Last year, at the time of the COVID-19 pandemic becoming more prevalent,

we worked on an oil and gas project at a shipyard in Thailand. It was critical that they had progress monitoring in place across the whole site. We did regular 360-degree, ariel imagery capture and a drone-based survey once a week. We also managed the integration of different sensors on site so they could view the crane location for example.

There were key stakeholders in Thailand, the UK, and the USA who needed frequent status updates. Through our support, they were able to obtain visual updates every day and could remotely plan activities.

The benefits of this approach for the customer were endless. Firstly, they were able to spot health and safety issues such as equipment being inappropriately stored resulting in a risk to human life and regulatory fines. Secondly, they could flag any discrepancies in the procedures and processes being followed in Thailand compared to the USA, allowing the key stakeholders to assess and agree on standards for the site. And finally, they could effectively manage the different storage areas on-site to ensure they were being efficiently used, allowing them to identify areas where they could utilize space and build new infrastructure.

Another way that Cyberhawk is supporting the energy transition is the inspection of the next generation of wind farms. We’re helping SSE progress with the build of the Viking wind farm for example. When complete, it will be a 103-turbine, 443MW onshore wind farm that will harness the great wind conditions on Shetland, and it’ll produce enough energy to power almost half a million homes.

The project includes;

  • A 132kV Kergord AC substation, which included a platform for both the AC132kV Gas Insulated Switchgear (GIS) substation and HVDC Converter Station;
  • A 600MW HVDC Converter Station at Kergord will connect to the new Kergord AC Substation. This is a highly specialist type of infrastructure which converts energy from alternating current to direct current so that it can be transported along a 260km subsea and land cable to connect to the UK’s transmission line;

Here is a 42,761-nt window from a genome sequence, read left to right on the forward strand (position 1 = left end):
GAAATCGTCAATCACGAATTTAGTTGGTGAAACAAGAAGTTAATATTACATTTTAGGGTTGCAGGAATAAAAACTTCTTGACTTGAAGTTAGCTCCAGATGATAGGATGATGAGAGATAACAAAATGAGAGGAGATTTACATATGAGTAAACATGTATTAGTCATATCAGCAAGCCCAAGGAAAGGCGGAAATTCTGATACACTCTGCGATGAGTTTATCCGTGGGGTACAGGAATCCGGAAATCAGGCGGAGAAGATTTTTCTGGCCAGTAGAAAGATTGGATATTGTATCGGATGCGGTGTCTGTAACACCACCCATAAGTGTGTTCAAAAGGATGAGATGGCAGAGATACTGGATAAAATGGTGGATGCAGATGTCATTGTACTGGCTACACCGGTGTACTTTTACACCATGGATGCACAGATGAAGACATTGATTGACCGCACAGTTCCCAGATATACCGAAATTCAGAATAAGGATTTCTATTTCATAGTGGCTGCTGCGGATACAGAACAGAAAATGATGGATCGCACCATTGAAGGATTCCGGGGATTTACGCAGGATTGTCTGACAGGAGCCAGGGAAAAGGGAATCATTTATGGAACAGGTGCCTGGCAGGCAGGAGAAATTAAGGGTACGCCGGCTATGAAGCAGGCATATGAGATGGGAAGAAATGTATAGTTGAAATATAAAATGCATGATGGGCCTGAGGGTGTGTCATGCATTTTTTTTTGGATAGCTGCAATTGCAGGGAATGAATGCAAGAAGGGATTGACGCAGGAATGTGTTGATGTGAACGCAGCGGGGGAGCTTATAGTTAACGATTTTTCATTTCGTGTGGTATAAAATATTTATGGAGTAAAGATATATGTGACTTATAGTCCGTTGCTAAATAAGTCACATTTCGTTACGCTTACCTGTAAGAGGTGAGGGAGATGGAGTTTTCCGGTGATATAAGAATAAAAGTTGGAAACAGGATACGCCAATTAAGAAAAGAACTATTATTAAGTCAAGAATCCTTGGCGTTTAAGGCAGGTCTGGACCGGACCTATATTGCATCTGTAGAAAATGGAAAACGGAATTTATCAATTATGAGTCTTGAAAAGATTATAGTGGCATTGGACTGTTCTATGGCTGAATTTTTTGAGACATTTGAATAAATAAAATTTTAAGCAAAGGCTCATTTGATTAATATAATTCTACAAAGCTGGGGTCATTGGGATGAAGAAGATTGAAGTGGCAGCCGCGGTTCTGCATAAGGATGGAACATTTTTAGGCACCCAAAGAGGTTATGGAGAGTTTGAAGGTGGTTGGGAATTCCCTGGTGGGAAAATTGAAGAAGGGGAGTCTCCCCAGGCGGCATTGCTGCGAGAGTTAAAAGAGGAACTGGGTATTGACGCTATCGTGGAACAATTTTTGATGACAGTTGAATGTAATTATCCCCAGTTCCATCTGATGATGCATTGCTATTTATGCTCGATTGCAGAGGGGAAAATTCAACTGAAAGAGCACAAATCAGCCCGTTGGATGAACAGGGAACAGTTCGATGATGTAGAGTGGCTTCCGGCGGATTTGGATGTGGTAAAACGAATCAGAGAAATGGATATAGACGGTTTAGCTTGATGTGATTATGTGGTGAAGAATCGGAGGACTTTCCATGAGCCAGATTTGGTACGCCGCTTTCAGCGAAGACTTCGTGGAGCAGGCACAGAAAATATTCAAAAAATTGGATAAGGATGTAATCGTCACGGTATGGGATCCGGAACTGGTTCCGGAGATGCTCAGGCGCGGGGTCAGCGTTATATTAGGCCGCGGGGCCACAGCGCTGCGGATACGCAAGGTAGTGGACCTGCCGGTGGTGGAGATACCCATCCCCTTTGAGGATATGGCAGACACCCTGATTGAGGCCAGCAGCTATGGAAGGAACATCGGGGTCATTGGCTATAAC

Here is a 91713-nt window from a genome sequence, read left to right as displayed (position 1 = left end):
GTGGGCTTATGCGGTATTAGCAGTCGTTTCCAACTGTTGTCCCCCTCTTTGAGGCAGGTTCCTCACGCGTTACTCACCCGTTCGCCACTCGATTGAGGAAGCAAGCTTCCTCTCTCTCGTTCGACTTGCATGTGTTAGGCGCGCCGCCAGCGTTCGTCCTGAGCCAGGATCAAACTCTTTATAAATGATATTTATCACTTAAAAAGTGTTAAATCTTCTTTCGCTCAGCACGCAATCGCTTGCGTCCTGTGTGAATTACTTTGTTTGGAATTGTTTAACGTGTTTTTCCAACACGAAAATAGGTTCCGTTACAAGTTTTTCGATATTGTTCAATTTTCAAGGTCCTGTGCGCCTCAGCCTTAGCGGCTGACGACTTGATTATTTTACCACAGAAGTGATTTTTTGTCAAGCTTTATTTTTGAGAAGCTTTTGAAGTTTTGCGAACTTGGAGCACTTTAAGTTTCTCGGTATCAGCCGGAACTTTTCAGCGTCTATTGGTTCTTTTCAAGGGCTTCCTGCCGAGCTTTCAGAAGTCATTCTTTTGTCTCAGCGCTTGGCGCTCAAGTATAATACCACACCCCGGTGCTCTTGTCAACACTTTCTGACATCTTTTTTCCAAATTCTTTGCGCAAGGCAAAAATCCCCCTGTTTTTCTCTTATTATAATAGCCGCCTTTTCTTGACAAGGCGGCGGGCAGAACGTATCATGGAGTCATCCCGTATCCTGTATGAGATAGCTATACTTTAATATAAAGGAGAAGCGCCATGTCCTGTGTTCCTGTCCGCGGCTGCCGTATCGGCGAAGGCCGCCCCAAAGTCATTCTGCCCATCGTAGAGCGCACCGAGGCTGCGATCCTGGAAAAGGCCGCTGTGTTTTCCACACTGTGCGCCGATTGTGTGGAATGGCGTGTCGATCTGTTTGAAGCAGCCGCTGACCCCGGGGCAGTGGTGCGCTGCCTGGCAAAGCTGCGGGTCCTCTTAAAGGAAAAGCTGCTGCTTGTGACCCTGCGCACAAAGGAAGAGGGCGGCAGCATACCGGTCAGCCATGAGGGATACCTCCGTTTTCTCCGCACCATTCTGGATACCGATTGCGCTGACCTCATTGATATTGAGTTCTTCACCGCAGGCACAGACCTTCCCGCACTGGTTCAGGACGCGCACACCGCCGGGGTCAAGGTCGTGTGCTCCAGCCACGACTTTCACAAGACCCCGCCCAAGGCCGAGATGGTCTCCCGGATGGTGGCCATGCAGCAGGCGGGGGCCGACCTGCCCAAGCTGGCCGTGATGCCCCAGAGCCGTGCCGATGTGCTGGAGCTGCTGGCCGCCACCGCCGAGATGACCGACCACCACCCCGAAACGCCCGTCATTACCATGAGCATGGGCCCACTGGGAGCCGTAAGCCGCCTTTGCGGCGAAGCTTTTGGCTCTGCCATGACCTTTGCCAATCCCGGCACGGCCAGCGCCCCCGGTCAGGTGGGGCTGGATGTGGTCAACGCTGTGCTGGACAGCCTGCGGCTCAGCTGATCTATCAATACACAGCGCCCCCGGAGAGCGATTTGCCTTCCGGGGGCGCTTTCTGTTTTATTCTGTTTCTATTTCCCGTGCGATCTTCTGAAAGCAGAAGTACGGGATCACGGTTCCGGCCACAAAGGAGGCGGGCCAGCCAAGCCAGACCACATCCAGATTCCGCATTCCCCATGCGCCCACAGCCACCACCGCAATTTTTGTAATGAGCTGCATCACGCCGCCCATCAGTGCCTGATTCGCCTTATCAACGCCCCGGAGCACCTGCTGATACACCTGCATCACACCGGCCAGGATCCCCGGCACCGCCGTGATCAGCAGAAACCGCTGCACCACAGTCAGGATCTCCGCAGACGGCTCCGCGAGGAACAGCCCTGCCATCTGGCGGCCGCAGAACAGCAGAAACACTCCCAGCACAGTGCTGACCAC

• A 600MW HVDC land and subsea cable, which once installed will be a combination of land and subsea cables between the HVDC Converter Station at Kergord and an HVDC switching station located at Noss Head. This will consist of 10km of land cables in Shetland, 250km of subsea cables, and 2.5km of land cables at Noss Head;
  • An HVDC switching station will be constructed at Noss Head in Caithness close to where the subsea cables make ground. A world-first outside of China, this will act as a junction point, collecting energy from Shetland and Spittal HVDC circuits and then transporting that energy via subsea and land cables to Blackhillock in Moray to allows the further transmission to areas of demand across the UK;
  • Finally, CM cable tie-ins will be installed which will facilitate the connection of the Shetland link to the existing Caithness Moray circuit by connecting a new 1,2000MW cable from the HVDC switching station at Noss Head to the existing 1,200MW Caithness Moray subsea cable.

When completed in 2024, the 443 megawatts (MW) wind farm will become the UK’s most productive onshore wind farm in terms of annual electricity output.

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To get to the point of completion, there is a great deal of construction is required as you can see, it’s very busy on-site and the stakeholders need a way to monitor this activity. The Cyberhawk team has been going on-site quarterly to support this.

We started the first survey in September 2020. As part of our remit, we are carrying out progress monitoring, which sees us survey the construction site so they have a comparison from quarter to quarter. We also use drones to shoot video footage that they can use to engage local authorities such as the council to communicate progress, and they have been used to promote the project through SSE’s marketing and communication campaigns.

We’re also filming on a live continuous basis so that stakeholders don’t have to rely on a quarterly survey they can see what is going on 24/7.

They use it to compare the progress throughout the year, making sure that they are accountable to project timescales committed to and keeping the project in line with the budget set out at the beginning.